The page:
Unemployment – A Problem Within The Business Cycle


The business cycle is characterized by specific phases.  These phases–peak, recession, trough, and recovery–are the fluctuations (i.e. up and down) in the level of economic activity.  Thus, the unemployment rate is an indicator of the health of the economy.  When unemployment is high, consumer spending declines.  This decline in consumer spending affects businesses who must struggle to survive.  In turn, these businesses are forced to cut cost to sustain itself.  Cutting cost include having to trim the payroll.  

An important aspect related to unemployment is “unequal burden.”  Unequal burden means those who are affected by unemployment are disproportionate.  For example, people who are higher-skilled have a better chance of being employed than lower-skilled workers.  Similarly, other factors such as age, gender and race affect who are more likely to be unemployed.  As you may know, males are generally higher paid than their female counterparts in the same position.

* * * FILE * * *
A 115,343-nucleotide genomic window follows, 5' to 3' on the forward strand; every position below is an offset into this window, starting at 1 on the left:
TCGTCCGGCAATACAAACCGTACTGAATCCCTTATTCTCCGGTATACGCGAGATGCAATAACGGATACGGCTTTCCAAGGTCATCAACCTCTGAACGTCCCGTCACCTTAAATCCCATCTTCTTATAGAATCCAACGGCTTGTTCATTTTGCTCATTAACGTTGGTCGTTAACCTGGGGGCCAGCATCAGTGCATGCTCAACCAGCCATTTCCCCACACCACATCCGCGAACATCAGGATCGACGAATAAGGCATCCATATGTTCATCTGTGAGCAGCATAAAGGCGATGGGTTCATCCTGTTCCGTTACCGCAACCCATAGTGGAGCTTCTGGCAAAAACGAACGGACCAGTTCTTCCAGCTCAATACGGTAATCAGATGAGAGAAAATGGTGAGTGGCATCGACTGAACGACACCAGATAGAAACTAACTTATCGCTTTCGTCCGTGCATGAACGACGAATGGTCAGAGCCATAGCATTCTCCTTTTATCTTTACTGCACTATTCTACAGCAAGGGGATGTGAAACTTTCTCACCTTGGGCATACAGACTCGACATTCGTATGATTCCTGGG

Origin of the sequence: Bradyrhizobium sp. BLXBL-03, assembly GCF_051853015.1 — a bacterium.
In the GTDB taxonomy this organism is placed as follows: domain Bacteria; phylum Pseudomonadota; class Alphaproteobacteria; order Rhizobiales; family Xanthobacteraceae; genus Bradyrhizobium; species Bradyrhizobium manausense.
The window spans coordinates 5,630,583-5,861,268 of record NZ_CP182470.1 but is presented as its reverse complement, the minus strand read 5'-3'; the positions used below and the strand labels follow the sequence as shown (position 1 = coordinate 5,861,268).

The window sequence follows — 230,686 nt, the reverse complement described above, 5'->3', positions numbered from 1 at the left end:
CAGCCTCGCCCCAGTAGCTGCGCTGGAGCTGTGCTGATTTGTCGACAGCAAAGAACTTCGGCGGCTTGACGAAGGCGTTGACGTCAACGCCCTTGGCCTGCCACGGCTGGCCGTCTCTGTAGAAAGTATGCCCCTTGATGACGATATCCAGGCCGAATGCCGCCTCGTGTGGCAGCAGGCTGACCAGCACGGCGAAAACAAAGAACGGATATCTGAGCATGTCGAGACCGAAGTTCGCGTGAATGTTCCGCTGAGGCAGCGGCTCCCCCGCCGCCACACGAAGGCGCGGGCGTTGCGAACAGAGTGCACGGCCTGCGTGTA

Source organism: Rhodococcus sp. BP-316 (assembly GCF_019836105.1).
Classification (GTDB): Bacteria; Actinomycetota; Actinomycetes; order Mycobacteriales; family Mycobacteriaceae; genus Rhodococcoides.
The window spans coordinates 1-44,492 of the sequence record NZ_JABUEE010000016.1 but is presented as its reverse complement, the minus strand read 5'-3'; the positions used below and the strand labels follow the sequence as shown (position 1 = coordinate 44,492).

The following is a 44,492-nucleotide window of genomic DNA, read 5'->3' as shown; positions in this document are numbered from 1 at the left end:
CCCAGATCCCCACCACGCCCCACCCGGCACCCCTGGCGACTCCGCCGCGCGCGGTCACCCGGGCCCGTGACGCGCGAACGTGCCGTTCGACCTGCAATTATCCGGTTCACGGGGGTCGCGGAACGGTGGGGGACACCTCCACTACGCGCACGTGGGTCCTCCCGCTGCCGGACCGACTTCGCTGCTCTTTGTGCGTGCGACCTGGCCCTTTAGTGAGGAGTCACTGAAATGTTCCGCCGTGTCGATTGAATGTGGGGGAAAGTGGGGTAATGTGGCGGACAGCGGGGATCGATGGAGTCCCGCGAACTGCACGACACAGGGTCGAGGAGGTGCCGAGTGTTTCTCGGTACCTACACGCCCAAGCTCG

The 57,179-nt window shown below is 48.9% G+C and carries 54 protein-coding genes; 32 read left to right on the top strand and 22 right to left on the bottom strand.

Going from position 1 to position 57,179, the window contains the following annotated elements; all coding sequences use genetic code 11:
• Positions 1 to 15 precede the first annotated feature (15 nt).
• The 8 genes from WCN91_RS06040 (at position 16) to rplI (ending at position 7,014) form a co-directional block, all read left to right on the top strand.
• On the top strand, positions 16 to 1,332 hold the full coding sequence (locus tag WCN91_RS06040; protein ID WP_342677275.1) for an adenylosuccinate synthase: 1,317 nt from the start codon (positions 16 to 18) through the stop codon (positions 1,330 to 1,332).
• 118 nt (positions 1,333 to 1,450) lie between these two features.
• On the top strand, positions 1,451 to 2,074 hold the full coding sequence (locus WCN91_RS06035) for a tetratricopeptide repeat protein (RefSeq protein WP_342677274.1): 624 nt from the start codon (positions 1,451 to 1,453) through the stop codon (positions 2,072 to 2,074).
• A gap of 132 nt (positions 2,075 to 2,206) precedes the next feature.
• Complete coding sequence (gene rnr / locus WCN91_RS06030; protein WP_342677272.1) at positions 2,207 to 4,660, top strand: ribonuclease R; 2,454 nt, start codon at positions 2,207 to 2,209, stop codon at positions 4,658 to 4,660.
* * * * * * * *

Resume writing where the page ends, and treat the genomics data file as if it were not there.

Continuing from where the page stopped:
A couple of years ago, I made the difficult decision to leave work and go back to school.  I had to cut back on expenses drastically.  Emerging two years later, I can say I made the right choice.  Sure, the labor market is still lousy and I may not be making the kind of money I should as a highly educated worker right now.  Thus, the problem within the business cycle…  

According to the U.S. Census Bureau, in 2009 a total of 15, 260 who were 18 and over earned Master’s Degrees.  Comparably in the same year, 40,276 earned Bachelor’s degrees and 70,044 earned a High School diploma.  By earning a higher degree, I have reduced my chances of being part of the population who carry the “burden” of unemployment.  Of course, I am one of the few lucky enough to be able to go back to school to earn a higher degree.

What ideas might you suggest in decreases one’s chance of being unequally affected by unemployment?

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